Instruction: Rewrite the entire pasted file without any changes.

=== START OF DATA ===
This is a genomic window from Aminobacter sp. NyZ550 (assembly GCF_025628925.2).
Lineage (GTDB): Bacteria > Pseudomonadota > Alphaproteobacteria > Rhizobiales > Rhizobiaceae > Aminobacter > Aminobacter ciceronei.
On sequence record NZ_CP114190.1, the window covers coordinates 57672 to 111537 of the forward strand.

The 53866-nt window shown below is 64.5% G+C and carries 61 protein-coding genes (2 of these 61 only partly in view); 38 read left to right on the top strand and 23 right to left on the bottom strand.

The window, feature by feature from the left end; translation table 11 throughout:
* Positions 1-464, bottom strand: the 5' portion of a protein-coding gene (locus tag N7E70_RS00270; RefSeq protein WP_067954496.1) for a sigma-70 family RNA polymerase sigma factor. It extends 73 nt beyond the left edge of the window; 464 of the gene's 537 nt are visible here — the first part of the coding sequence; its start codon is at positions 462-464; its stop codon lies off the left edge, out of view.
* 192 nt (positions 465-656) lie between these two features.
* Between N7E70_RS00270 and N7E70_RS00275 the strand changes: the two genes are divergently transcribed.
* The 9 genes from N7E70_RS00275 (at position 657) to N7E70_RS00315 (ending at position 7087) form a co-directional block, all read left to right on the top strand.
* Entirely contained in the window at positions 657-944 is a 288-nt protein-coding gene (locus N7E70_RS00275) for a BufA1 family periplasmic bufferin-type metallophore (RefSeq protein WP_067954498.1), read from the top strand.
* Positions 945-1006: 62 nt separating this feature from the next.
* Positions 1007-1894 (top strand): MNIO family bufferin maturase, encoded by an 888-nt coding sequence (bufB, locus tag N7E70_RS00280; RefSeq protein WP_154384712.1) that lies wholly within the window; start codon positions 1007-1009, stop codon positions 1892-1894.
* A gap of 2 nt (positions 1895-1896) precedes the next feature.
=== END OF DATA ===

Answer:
This is a genomic window from Aminobacter sp. NyZ550 (assembly GCF_025628925.2).
Lineage (GTDB): Bacteria > Pseudomonadota > Alphaproteobacteria > Rhizobiales > Rhizobiaceae > Aminobacter > Aminobacter ciceronei.
On sequence record NZ_CP114190.1, the window covers coordinates 57672 to 111537 of the forward strand.

The 53866-nt window shown below is 64.5% G+C and carries 61 protein-coding genes (2 of these 61 only partly in view); 38 read left to right on the top strand and 23 right to left on the bottom strand.

The window, feature by feature from the left end; translation table 11 throughout:
* Positions 1-464, bottom strand: the 5' portion of a protein-coding gene (locus tag N7E70_RS00270; RefSeq protein WP_067954496.1) for a sigma-70 family RNA polymerase sigma factor. It extends 73 nt beyond the left edge of the window; 464 of the gene's 537 nt are visible here — the first part of the coding sequence; its start codon is at positions 462-464; its stop codon lies off the left edge, out of view.
* 192 nt (positions 465-656) lie between these two features.
* Between N7E70_RS00270 and N7E70_RS00275 the strand changes: the two genes are divergently transcribed.
* The 9 genes from N7E70_RS00275 (at position 657) to N7E70_RS00315 (ending at position 7087) form a co-directional block, all read left to right on the top strand.
* Entirely contained in the window at positions 657-944 is a 288-nt protein-coding gene (locus N7E70_RS00275) for a BufA1 family periplasmic bufferin-type metallophore (RefSeq protein WP_067954498.1), read from the top strand.
* Positions 945-1006: 62 nt separating this feature from the next.
* Positions 1007-1894 (top strand): MNIO family bufferin maturase, encoded by an 888-nt coding sequence (bufB, locus tag N7E70_RS00280; RefSeq protein WP_154384712.1) that lies wholly within the window; start codon positions 1007-1009, stop codon positions 1892-1894.
* A gap of 2 nt (positions 1895-1896) precedes the next feature.